And, despite the fact that the IC 100 is no longer commercially available, GCC-CG will continue to base its high-content imaging work around it.
“The focus of the consortium — and we’re very much configured to support the needs of our investigators — [is] to be able to support a variety of research programs,” Davies said. “Some of them, and particularly in the siRNA area, are built around our high-throughput imaging capability. There, the focus of the consortium is on the Beckman instrumentation. We have several of the IC 100 scopes; we like them, we’re frankly impressed with their capabilities, and are pleased with the way we’re using them.”
“This is something that I hope and I think is starting to get some traction, and we definitely look forward to an increase in the amount of academic high-throughput technologies because I think we’re well-positioned to help there.”
Davies added that GCC-CG will also employ more “conventional,” non-image-based readout technologies, such as multi-mode plate readers, as well as instrumentation for conducting high-throughput real-time PCR for gathering quantitative information on transcripts.
“Merging that technology in terms of PCR-based screens, particularly in a 384-well format, for some of our investigators, is going to be attractive, particularly for those who are looking at complex biological endpoints, such as cell differentiation endpoints,” Davies said.
A Developing Market?
It is unclear whether GCC-CG is paying Invitrogen for access to the reagents. Lewis Vann, business development manager for Invitrogen’s Consortium Program, declined to comment on whether partnerships like this with academic or non-profit institutes constitute a potential ongoing revenue source. However, he noted that Invitrogen, like many other biotech tool providers, is eyeing the academic research and screening markets with interest.
“We think it has large, untapped potential because … the approach of the academic process of screening is to be more hypothesis-driven,” Vann said. “So rather than throwing a chemical library at something and looking at the outcome, it’s actually understanding the gene regulation that’s involved and doing some informed, targeted profiling.
“This is something that I hope and I think is starting to get some traction, and we definitely look forward to an increase in the amount of academic high-throughput technologies because I think we’re well-positioned to help there,” Vann added.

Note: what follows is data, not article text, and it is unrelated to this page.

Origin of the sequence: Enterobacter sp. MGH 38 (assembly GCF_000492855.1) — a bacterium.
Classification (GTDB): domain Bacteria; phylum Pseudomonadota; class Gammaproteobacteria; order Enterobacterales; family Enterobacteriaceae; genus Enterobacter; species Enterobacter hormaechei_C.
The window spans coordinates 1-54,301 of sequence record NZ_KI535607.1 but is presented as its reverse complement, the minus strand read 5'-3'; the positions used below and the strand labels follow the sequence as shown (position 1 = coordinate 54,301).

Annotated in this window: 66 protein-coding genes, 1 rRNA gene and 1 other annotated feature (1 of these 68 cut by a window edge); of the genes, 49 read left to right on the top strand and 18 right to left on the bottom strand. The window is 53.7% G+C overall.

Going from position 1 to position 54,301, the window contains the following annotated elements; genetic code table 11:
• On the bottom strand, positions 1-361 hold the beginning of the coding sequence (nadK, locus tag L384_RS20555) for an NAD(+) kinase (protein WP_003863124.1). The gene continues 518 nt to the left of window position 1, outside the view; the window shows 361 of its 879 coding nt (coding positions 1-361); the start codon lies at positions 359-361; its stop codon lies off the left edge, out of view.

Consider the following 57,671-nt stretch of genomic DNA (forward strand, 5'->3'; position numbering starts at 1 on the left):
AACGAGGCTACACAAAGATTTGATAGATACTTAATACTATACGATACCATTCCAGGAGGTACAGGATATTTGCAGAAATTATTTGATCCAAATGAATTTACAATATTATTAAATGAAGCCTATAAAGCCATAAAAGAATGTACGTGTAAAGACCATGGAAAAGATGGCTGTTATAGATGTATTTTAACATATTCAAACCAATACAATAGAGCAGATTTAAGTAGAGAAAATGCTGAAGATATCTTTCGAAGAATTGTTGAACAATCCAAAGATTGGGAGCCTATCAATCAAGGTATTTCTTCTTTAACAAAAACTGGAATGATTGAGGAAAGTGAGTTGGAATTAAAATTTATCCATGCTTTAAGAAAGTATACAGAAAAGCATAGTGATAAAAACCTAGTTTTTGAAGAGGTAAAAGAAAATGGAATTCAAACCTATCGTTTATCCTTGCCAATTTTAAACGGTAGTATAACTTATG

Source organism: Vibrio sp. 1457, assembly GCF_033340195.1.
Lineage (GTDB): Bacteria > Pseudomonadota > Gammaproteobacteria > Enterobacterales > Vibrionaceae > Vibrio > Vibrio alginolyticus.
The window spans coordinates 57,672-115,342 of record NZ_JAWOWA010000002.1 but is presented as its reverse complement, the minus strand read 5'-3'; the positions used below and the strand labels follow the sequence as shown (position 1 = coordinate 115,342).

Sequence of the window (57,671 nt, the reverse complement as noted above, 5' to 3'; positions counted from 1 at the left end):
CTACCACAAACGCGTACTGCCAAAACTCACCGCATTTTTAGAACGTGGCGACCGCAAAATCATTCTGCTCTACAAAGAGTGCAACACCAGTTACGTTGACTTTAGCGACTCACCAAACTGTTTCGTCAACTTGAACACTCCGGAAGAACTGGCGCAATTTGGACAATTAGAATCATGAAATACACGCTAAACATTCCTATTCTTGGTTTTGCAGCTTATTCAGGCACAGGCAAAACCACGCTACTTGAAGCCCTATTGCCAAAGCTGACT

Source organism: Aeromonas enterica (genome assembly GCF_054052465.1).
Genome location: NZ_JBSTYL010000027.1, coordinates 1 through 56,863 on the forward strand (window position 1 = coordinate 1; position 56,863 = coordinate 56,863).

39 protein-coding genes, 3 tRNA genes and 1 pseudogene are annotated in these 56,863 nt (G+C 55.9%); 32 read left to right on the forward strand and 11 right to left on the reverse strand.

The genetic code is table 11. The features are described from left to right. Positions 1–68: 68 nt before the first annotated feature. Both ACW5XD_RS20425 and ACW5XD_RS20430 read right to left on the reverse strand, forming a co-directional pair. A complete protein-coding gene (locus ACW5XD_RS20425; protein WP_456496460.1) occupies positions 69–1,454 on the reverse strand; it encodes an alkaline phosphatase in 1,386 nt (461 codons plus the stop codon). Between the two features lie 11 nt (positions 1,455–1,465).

Another prime example of this trend is the National Institutes of Health’s Molecular Libraries Screening Center Network, which comprises screening centers at several US universities. The MLSCN has thus far fostered multiple collaborations with industry, and while many of those relationships may not become cash cows for the involved companies, they have helped promote their technologies through the publication of validated data.
The GCC-CG comprises four additional member universities – Rice University, University of Houston, University of Texas MD Anderson Cancer Center, and University of Texas Medical Branch at Galveston – besides UT-Houston and Baylor College of Medicine.
Although GCC-CG is not part of the MLSCN, it seems to be developing a comparable multi-location screening network — or, as Davies called it, a “hub-and-spoke arrangement.” It is here that the GCC-CG has worked closely with Beckman Coulter beyond the area of HCS to develop a common automation infrastructure, and as such may similarly prove to be rife with opportunity for further collaborations with Invitrogen or other industrial partners.
“We’ve had a lot of support and worked closely with Beckman Coulter in terms of our robotics and automation, and in building our GCC network, where the central screening laboratory is equipped for the library and compound collection screens,” Davies said. “Then our participating individual institutions are putting in place satellite laboratories where the assay-development work takes place. We’re working hard to make sure the platforms are the same so that assays developed in the satellite laboratories can move as efficiently as possible to the central screening platform.”